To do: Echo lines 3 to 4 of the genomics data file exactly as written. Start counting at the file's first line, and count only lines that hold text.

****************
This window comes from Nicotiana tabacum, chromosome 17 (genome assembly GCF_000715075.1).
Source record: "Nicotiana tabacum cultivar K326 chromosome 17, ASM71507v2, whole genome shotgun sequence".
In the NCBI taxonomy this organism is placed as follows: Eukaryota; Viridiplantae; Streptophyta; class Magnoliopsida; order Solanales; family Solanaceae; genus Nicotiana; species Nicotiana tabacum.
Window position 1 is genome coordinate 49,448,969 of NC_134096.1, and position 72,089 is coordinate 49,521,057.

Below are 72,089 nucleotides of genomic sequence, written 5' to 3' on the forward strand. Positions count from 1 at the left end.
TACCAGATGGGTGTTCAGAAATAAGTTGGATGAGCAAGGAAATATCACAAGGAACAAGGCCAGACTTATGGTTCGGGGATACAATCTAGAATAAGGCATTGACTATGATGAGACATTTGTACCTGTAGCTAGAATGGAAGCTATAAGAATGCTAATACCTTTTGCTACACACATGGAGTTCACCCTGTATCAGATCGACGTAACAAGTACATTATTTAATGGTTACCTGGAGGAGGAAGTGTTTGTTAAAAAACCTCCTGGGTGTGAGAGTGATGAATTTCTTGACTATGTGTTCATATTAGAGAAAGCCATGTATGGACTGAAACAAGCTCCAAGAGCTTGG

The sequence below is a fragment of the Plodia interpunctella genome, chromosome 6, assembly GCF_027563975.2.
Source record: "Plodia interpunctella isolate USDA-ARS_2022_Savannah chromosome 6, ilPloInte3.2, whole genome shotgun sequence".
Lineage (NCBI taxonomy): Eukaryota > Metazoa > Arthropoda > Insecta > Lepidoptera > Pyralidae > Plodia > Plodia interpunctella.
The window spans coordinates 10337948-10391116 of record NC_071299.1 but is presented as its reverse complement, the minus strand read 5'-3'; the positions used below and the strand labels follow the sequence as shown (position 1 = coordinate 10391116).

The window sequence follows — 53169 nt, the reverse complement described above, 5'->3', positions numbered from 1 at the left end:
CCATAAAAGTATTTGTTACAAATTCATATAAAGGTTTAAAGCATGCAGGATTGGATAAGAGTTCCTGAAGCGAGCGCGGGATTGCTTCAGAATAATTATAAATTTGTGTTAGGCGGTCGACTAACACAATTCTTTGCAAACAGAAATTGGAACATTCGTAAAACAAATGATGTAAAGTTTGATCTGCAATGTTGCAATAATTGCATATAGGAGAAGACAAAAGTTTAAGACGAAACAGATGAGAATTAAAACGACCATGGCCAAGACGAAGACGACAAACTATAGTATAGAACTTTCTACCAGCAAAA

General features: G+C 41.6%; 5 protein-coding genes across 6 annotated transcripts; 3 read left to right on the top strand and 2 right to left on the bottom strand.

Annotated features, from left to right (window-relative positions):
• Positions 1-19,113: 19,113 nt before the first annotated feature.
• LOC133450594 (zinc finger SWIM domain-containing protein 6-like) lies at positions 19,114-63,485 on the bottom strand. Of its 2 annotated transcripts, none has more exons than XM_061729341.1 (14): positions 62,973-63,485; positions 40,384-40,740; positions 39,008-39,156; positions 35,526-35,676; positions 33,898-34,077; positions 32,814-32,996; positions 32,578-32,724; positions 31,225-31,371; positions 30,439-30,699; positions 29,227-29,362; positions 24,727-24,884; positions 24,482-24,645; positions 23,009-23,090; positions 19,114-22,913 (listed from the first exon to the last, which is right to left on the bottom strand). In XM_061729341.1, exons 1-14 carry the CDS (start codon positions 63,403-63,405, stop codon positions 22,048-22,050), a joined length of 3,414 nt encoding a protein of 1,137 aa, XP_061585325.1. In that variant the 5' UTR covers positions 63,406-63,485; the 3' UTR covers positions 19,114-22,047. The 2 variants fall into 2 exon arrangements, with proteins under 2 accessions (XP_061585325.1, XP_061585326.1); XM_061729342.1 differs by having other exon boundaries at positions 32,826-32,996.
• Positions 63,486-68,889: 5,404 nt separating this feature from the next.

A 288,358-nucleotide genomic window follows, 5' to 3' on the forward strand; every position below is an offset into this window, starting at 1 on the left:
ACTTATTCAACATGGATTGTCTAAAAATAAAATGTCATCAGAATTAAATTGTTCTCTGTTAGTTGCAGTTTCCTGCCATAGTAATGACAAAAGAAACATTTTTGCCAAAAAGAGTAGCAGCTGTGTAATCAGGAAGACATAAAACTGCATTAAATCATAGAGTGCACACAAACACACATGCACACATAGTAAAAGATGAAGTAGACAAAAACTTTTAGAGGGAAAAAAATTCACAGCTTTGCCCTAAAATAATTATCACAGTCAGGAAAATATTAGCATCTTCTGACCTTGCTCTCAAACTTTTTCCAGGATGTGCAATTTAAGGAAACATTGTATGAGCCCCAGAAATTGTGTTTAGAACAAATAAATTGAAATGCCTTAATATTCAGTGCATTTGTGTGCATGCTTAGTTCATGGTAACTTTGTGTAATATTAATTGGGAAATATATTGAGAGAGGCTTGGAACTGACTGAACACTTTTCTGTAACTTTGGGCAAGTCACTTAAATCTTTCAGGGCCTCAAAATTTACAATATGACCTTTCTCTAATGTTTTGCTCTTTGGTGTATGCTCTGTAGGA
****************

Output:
In the NCBI taxonomy this organism is placed as follows: Eukaryota; Viridiplantae; Streptophyta; class Magnoliopsida; order Solanales; family Solanaceae; genus Nicotiana; species Nicotiana tabacum.
Window position 1 is genome coordinate 49,448,969 of NC_134096.1, and position 72,089 is coordinate 49,521,057.